This is a really good interview The Hollywood Reporter had with Ron D. Moore about Epis7 and 8. Must read.
I went with what I thought was enough to convey the horror of it without lingering in it and making it too gratuitous.
~ Ron D. Moore, They Hollywood Reporter
There’s been a lot of controversy from viewers over how much of Black Jack Randall’s (Tobias Menzies) rape of Fergus (Romann Berrux) was shown onscreen vs. how much of it was in the book. Why did you choose to show more of it in the episode?
It’s been a while since I’ve read that chapter of the book but my recollection was the book was fairly explicit about what happened. I thought that what we showed in the show was actually the minimum required to convey the horror of what had happened and to understand from Claire’s point of view why she would change her mind about Jamie and about getting him out of the Bastille and come to an understanding about what made him break his promise to her and to really viscerally put her and the viewer in the point of realizing what had happened to Fergus. We had a lot of conversations about it with the cast and the director and then in editorial, and I went with what I thought was enough to convey the horror of it without lingering in it and making it too gratuitous.
Has the fan response to that scene surprised you at all?
I don’t spend a lot of time seeking that out, but from what I’ve seen, the overwhelming response has been positive. Everyone thought the show was very emotional and that it was a very gut-wrenching episode and the performances were amazing. I’ve seen pretty much a very positive response.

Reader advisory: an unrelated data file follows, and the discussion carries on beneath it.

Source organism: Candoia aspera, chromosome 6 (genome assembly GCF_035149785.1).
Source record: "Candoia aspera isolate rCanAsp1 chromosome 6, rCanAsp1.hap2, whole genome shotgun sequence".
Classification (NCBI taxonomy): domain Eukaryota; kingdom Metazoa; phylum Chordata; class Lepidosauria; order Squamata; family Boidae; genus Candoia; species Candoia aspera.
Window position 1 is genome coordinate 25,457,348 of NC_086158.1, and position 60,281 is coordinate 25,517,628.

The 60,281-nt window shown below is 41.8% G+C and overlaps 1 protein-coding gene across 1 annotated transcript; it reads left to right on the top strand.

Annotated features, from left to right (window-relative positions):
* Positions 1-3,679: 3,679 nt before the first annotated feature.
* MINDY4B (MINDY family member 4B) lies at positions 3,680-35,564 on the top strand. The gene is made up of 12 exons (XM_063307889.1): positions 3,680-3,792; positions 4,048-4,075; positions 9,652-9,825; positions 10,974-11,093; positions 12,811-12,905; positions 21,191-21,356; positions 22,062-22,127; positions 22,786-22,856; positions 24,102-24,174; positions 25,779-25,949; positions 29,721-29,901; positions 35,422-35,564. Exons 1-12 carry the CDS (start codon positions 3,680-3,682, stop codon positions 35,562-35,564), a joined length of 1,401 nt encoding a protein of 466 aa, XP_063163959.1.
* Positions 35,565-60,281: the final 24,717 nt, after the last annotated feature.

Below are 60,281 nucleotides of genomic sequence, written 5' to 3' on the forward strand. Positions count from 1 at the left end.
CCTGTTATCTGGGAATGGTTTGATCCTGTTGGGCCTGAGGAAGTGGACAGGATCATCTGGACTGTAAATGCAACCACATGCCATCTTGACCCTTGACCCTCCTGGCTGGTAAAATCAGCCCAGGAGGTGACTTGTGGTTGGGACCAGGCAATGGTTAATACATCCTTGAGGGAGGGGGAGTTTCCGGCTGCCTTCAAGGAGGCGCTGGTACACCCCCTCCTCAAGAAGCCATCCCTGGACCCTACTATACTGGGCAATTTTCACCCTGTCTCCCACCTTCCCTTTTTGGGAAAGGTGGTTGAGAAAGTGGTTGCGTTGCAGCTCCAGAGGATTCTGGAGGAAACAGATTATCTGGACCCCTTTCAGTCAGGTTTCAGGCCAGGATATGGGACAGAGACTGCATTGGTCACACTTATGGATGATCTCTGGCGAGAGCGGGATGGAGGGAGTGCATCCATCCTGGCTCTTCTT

Are you going to be exploring that story going forward any more?
Not as much. Jamie is our lead character, and Fergus is a supporting role and it’s a different story. We’ve jumped ahead in the narrative to many months later and the war story has taken over. It’s a different thing for Fergus than it was for Jamie.
Let’s move on to this week’s episode. So many game-changing events happen throughout the hour, but what scene are you most proud of with the way it turned out onscreen?
It’s a tricky part of the story to try to convey, and I’m pretty proud of the way it all turned out. The whole story of Lord Lovat and trying to bring out the motivations of everybody in those scenes was tricky on the page. In the books, it wasn’t quite as clear as what we needed to make it onscreen. What did Lovat want from Jamie? What was he after? We brought in Colum to give two voices to the pros and cons of fighting the Jacobites. We got that to a place that finally worked.